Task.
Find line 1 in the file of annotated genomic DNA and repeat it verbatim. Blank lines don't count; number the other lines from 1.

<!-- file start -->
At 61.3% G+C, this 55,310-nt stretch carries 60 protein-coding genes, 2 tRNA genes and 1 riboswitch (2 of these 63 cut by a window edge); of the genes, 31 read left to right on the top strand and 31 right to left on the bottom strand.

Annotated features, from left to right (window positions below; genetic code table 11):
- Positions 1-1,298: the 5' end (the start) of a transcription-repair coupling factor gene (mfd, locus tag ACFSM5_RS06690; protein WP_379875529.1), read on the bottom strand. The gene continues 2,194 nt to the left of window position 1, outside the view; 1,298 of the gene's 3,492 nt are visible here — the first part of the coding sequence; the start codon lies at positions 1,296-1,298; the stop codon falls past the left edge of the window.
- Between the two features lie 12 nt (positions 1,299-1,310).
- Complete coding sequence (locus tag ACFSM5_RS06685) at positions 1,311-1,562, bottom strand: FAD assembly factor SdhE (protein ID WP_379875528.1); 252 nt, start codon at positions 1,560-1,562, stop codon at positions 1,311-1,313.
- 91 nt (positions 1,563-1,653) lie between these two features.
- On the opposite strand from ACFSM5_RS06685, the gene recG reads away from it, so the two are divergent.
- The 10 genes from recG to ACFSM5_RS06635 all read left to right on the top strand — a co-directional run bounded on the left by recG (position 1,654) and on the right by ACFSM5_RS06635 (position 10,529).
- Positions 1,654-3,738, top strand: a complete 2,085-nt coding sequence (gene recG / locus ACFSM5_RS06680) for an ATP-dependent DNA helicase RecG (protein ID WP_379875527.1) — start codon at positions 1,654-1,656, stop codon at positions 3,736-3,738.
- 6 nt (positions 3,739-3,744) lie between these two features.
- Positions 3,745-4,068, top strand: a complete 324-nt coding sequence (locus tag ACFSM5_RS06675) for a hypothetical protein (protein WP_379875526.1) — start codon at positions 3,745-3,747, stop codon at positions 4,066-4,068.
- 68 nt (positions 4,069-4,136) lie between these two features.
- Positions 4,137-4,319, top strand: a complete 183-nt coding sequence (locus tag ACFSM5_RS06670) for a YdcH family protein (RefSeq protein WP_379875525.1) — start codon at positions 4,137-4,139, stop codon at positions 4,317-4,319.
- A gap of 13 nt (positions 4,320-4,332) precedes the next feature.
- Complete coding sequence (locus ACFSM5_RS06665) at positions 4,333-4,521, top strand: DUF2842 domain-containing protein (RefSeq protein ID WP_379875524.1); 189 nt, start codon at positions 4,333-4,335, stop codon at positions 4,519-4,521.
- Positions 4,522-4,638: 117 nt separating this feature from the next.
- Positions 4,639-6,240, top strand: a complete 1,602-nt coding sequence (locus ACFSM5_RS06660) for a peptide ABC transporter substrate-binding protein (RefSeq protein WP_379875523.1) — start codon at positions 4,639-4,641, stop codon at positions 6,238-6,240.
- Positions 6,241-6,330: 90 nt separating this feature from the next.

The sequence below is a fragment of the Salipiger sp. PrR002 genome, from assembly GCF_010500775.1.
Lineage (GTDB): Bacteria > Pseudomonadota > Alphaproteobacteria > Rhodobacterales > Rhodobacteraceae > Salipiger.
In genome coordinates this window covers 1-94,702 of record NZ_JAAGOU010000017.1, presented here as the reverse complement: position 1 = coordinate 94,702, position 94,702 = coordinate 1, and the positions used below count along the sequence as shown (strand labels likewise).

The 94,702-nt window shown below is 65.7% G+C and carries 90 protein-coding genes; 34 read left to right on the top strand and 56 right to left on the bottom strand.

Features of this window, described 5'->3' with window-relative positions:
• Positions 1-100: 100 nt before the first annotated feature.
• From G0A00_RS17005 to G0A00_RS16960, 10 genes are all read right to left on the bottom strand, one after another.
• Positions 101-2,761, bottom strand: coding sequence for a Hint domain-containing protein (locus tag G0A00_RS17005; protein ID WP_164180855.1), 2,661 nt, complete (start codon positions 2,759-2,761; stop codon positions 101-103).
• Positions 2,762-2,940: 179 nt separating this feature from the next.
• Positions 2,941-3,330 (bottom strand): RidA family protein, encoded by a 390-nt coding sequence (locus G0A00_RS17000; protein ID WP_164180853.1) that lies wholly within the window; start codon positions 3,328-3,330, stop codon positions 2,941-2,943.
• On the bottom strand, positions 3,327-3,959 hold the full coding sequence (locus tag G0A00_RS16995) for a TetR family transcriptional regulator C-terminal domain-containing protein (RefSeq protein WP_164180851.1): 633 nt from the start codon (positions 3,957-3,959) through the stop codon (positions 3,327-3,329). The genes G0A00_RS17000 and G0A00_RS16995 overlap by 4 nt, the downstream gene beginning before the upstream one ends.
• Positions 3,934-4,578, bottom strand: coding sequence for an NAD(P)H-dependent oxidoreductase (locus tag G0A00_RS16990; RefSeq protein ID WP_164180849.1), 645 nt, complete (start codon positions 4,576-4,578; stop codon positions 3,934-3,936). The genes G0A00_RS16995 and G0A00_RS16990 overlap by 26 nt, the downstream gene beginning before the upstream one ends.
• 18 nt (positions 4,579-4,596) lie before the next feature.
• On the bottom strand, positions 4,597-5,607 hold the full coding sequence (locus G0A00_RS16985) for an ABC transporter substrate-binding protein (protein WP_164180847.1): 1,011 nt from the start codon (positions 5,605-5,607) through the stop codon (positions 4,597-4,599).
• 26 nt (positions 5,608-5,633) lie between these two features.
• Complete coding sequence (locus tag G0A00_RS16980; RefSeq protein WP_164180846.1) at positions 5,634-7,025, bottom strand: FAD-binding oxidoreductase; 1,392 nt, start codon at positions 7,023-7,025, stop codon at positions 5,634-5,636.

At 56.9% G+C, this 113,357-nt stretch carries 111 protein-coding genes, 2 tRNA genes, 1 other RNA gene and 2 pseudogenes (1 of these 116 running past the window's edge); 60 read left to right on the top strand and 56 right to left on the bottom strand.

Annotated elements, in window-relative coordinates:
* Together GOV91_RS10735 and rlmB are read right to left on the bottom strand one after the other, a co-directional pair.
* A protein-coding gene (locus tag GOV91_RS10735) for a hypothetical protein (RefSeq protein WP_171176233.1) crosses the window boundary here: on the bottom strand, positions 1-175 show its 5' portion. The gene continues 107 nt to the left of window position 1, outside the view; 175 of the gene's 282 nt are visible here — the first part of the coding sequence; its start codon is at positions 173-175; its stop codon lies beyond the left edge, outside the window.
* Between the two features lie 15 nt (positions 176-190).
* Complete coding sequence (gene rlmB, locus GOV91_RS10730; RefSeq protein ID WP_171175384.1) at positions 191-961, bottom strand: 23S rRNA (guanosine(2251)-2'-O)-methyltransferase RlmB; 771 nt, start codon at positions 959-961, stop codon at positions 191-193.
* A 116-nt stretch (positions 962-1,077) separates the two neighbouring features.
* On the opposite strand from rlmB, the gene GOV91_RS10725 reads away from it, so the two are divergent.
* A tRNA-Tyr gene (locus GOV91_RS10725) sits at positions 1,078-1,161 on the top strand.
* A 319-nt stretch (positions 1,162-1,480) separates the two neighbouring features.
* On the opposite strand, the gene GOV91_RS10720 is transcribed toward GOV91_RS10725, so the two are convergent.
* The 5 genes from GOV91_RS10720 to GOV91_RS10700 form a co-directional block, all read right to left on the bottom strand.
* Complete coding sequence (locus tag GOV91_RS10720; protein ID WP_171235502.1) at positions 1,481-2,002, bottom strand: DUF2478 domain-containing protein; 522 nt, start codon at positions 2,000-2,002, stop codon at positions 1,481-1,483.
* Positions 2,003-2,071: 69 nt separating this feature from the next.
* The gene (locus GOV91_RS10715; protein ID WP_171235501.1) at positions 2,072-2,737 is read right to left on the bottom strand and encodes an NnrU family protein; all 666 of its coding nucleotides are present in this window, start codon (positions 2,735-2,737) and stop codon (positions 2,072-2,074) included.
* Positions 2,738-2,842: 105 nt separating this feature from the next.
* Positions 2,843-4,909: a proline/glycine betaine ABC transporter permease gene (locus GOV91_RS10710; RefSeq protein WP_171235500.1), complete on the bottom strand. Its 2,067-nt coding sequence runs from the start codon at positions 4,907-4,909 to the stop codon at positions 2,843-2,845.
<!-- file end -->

At 61.3% G+C, this 55,310-nt stretch carries 60 protein-coding genes, 2 tRNA genes and 1 riboswitch (2 of these 63 cut by a window edge); of the genes, 31 read left to right on the top strand and 31 right to left on the bottom strand.